Pdf fan
Tap here to download this LitChart! (PDF)

Bulkington Character Analysis

The Pequod’s pilot, or steering-man, as it leaves the docks in Nantucket, Bulkington is praised by Ishmael at the beginning of the novel and then forgotten. To Ishmael, Bulkington is a symbol of the many good men whose stories are not told, and who are made to die with the “more famous” or more notable men, like Ahab and Queequeg, who form the basis of the novel.

Bulkington Quotes in Moby-Dick

The Moby-Dick quotes below are all either spoken by Bulkington or refer to Bulkington. For each quote, you can also see the other characters and themes related to it (each theme is indicated by its own dot and icon, like this one:
Limits of Knowledge Theme Icon
). Note: all page and citation info for the quotes below refers to the Penguin Classics edition of Moby-Dick published in 2002.
Chapter 23 Quotes

But as in landlessness alone resides the highest truth, shoreless, indefinite as God—so, better is it to perish in that howling infinite, than be ingloriously dashed upon the lee, even if that were safety!

Related Characters: Ishmael (speaker), Bulkington
Page Number: 117
Explanation and Analysis:

There are numerous interesting plot-threads bound up in this one quotation, itself taken from a very short chapter. Bulkington, as a character, perhaps featured more largely in drafts of the novel, but in the final version, as published, he is almost a stub of a character - a potential for drama never realized. Ishmael does note that Bulkington dies with the rest of the crew of the Pequod. He also notes that Bulkington was a man of adventure, someone ready to take the voyage that might result in his own death.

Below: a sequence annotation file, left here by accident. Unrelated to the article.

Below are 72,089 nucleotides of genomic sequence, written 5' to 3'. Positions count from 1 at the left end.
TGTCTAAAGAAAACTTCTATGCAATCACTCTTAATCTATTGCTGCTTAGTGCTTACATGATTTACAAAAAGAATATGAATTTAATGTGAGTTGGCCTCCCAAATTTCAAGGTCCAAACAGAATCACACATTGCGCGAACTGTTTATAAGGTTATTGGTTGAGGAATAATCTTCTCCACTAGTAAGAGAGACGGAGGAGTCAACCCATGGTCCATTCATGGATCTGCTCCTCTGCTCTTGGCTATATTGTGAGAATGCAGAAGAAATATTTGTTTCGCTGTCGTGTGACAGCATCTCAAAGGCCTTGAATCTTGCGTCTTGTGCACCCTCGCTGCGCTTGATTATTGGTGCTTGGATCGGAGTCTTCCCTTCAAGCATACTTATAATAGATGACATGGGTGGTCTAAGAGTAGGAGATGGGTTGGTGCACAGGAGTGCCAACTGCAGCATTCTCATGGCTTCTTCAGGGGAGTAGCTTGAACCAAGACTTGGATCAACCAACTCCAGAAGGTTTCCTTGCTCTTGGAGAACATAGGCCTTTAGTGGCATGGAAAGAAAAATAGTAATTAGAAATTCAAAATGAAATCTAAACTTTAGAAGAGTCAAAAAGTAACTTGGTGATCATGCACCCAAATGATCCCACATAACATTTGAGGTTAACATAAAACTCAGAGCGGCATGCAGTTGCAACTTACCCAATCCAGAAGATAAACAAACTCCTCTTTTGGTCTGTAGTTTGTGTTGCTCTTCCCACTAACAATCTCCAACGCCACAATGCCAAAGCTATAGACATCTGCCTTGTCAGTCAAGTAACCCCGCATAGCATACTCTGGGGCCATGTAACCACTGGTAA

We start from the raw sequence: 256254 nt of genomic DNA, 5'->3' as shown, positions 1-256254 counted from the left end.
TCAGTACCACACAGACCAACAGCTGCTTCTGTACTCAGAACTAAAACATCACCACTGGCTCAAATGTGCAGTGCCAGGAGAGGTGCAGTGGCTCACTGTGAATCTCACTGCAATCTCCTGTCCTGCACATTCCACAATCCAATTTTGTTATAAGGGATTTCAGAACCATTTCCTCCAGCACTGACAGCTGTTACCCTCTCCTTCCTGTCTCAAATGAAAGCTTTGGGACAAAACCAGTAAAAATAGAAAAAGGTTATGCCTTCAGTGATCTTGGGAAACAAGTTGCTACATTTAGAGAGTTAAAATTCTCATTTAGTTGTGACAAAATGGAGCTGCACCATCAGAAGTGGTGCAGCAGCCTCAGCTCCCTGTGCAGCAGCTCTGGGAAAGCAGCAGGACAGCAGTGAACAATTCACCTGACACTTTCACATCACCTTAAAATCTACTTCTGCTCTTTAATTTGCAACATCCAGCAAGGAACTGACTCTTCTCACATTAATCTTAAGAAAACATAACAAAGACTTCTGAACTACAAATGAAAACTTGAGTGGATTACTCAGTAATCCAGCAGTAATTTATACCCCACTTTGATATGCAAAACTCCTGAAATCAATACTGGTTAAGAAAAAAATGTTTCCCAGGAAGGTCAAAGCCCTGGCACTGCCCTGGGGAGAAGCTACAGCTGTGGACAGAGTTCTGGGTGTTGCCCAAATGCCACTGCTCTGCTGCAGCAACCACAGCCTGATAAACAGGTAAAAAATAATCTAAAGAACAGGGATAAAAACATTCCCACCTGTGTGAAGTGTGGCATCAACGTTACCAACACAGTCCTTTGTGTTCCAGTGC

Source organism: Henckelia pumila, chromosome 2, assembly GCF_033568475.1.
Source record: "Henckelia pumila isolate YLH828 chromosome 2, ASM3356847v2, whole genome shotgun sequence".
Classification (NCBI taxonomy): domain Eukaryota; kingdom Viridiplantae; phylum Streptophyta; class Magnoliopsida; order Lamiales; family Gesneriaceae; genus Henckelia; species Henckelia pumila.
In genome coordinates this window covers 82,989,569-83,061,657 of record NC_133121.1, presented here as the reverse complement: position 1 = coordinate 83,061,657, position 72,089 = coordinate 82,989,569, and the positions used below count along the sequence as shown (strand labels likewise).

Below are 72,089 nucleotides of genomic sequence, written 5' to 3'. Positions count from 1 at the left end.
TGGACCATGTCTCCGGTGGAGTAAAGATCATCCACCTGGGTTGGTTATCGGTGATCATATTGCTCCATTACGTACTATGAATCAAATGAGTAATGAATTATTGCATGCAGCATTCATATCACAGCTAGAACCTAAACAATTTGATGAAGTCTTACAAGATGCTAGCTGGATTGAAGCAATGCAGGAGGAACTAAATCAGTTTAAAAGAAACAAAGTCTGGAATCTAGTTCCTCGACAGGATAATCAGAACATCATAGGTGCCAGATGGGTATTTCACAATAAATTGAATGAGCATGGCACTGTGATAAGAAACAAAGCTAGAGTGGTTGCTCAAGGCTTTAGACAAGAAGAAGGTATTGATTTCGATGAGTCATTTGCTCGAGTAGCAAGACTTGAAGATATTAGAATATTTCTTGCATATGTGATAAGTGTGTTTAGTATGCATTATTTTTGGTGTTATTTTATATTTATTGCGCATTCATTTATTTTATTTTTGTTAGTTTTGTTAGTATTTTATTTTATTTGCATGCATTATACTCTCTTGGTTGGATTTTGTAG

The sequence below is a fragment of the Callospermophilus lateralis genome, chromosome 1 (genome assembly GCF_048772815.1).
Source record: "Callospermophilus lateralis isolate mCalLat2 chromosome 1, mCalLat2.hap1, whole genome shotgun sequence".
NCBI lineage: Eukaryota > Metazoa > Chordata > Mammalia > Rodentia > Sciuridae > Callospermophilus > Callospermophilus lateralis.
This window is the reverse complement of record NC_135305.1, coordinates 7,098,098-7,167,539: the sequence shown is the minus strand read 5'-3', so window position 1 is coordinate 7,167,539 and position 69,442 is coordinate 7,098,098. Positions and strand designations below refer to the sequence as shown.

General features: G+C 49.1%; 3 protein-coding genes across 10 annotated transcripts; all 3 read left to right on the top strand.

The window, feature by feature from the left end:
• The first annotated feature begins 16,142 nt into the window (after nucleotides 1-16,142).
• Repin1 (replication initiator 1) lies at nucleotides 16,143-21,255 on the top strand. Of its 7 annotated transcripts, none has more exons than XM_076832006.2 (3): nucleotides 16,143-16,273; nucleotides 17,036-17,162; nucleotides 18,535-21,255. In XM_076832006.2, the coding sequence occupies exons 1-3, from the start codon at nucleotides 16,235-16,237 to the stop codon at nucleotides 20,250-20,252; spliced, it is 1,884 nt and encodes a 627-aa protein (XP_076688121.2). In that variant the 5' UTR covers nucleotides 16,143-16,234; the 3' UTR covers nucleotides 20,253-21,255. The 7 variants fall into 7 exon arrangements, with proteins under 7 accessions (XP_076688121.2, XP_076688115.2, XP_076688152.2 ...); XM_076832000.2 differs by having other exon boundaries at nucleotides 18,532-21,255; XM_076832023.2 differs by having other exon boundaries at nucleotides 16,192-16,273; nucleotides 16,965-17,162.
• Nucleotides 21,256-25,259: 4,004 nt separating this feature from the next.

This is what causes Ishmael to rhapsodize about the nature of chance and risk-taking in a man's life. This aligns with the old adage, that a boat is safe in the harbor, but that boats are made to be taken out into the high seas - toward adventure. If that boat finds its demise there, then that peril was built into the very concept of the boat as a vessel, as a conveyance to another realm. 


Unlock explanations and citation info for this and every other Moby-Dick quote.

Plus so much more...

Get LitCharts A+
Already a LitCharts A+ member? Sign in!
Get the entire Moby-Dick LitChart as a printable PDF.
Moby dick.pdf.medium

Bulkington Character Timeline in Moby-Dick

The timeline below shows where the character Bulkington appears in Moby-Dick. The colored dots and icons indicate which themes are associated with that appearance.
Chapter 23: The Lee Shore
Limits of Knowledge Theme Icon
Fate and Free Will Theme Icon
Nature and Man Theme Icon
...that the man at the helm of the Pequod, as it first left shore, was Bulkington, under orders from Starbuck—the same Bulkington who was referred to in adulatory tones in the... (full context)